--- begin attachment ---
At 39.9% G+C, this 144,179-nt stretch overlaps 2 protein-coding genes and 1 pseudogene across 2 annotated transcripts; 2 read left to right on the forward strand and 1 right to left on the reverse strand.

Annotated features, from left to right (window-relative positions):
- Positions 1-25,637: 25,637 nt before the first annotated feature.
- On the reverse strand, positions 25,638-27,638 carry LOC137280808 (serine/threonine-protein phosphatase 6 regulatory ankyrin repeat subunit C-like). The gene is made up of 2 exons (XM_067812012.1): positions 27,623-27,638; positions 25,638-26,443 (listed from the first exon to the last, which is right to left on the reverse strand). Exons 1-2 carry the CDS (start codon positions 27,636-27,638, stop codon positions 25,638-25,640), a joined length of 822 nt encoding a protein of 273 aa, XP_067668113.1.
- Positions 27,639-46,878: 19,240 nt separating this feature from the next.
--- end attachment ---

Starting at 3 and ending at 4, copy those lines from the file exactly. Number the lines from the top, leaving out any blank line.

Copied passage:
- Positions 1-25,637: 25,637 nt before the first annotated feature.
- On the reverse strand, positions 25,638-27,638 carry LOC137280808 (serine/threonine-protein phosphatase 6 regulatory ankyrin repeat subunit C-like). The gene is made up of 2 exons (XM_067812012.1): positions 27,623-27,638; positions 25,638-26,443 (listed from the first exon to the last, which is right to left on the reverse strand). Exons 1-2 carry the CDS (start codon positions 27,636-27,638, stop codon positions 25,638-25,640), a joined length of 822 nt encoding a protein of 273 aa, XP_067668113.1.